25 August 2020
The extension of Auckland’s lockdown shows the cost of the Government’s continued pursuit of elimination of Covid19 and intention to wait for a vaccine.
The Covid Plan B group says New Zealand is now one of the few countries pursuing elimination and “hiding” behind its border and lockdowns in hope of a vaccine.
Spokesperson Simon Thornley says “the Government, and the experts it is listening to, are hell-bent on elimination. The extension can’t be justified for any other reason.”
“They are betting the house on eliminating Covid-19 long term and finding a vaccine in that time. It’s like developing policy based on winning Lotto.”
“It is a brave call to defy the conclusion the rest of the world has come to; that we must learn to live with this virus. But they must take responsibility for the success or failure of their approach.”
In a webinar on Monday evening, Plan B clarified measurable goals whereby the success or failure of the government policy may be judged, since the government and its health advisors are now talking simultaneously of elimination, but say the country must also be prepared for further frequent community outbreaks of Covid-19. Here we clarify that these outcomes are mutually exclusive.
- Success will see no community transmission of Covid-19 in NZ forever, (ie. elimination), and dissemination of an effective vaccine against Covid19 by the end of 2021 that achieves herd immunity. Such a policy must also result in: no decline in quality of life or mortality for other illnesses, no reduction in social wellbeing, mobility or happiness measure, no increase in people in poverty, no decline in economic measures or at least a decline less than comparable countries that opt for suppression of the virus. All cases that occur during this period must have a recent history of international travel.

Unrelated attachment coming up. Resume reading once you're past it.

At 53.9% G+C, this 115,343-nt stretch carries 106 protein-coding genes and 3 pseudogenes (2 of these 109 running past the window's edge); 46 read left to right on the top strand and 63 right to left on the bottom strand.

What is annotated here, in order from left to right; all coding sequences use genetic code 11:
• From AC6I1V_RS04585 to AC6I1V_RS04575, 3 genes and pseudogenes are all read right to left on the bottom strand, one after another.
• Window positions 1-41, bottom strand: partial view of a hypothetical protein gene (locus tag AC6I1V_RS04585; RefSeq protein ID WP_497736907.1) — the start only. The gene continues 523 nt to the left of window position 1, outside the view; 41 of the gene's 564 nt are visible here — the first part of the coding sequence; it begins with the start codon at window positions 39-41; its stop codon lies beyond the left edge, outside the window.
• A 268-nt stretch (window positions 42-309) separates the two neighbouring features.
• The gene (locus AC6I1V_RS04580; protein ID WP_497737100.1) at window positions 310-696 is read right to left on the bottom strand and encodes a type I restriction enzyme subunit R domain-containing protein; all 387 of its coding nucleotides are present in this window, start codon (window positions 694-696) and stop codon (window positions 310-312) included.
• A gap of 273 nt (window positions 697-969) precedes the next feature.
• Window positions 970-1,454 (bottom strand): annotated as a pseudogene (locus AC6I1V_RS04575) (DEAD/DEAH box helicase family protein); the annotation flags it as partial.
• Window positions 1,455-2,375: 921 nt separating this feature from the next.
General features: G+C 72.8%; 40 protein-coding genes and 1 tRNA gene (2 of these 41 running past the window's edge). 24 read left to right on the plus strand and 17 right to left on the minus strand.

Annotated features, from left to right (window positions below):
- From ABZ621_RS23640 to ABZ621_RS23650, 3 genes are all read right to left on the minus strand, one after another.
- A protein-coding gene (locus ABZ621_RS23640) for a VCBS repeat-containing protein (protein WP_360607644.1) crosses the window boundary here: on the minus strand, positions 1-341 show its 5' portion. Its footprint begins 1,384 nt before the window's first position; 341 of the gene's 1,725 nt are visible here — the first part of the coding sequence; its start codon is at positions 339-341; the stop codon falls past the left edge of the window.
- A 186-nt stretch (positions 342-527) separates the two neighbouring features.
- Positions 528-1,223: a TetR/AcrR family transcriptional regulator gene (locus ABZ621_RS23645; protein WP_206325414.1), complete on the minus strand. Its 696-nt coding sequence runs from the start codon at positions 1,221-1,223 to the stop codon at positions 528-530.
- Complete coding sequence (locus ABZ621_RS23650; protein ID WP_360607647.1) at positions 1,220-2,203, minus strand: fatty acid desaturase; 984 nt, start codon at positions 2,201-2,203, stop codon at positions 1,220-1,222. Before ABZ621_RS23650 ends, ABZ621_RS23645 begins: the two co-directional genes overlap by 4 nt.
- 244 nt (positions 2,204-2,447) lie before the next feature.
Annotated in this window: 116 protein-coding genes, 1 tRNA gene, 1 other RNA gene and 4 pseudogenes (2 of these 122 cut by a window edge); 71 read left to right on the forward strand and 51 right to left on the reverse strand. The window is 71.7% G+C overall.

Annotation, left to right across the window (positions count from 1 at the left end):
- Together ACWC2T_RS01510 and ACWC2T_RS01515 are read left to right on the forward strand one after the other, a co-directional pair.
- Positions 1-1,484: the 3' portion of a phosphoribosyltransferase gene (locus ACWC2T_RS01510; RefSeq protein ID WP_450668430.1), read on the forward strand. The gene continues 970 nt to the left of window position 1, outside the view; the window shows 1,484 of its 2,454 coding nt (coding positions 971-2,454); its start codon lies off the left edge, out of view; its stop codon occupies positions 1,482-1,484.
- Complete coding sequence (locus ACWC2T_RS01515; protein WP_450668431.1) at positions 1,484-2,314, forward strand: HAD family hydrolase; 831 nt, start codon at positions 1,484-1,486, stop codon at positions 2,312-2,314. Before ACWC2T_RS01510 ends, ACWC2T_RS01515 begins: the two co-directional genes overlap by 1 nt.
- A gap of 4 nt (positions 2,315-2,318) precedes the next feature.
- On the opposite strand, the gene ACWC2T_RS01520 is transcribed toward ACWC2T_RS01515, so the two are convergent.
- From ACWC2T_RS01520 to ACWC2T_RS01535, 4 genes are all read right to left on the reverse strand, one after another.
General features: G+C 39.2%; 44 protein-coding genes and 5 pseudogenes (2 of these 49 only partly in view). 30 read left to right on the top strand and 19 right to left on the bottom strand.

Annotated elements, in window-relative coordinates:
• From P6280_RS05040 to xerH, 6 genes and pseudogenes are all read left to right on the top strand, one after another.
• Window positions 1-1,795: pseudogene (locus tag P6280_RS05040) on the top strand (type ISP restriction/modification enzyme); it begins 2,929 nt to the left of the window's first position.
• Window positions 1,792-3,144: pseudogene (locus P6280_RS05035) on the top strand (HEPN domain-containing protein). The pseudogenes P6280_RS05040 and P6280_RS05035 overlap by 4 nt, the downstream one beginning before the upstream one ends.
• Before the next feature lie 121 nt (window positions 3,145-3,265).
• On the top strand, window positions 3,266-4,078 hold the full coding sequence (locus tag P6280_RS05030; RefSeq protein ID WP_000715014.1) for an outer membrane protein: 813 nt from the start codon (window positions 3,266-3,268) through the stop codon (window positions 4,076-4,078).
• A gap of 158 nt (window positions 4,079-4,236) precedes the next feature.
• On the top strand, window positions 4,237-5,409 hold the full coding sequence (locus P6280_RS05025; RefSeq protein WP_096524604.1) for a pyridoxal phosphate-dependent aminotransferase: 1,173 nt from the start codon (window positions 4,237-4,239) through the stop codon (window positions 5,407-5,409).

- Failure will be continued community transmission of Covid-19 into the future (ie. the virus is not eliminated), with no effective vaccine delivered by the end of 2021, with: an increase in mortality from other illnesses (except influenza), worse measurements of wellbeing, more poverty, and declines in standards of living, debt, GDP that are at least as bad as international levels.
“We also point out that there are several infectious diseases in New Zealand with effective vaccines or treatments that are yet to be eliminated from this country. These include: pertussis, syphilis, scabies, viral hepatitis, HIV, chlamydia, gonorrhoea, meningococcal disease, pneumococcal disease and tuberculosis. The only successful globally eradicated viral infection is smallpox and this took thirty years to achieve.”
Contact: Simon Thornley, 021 299 1752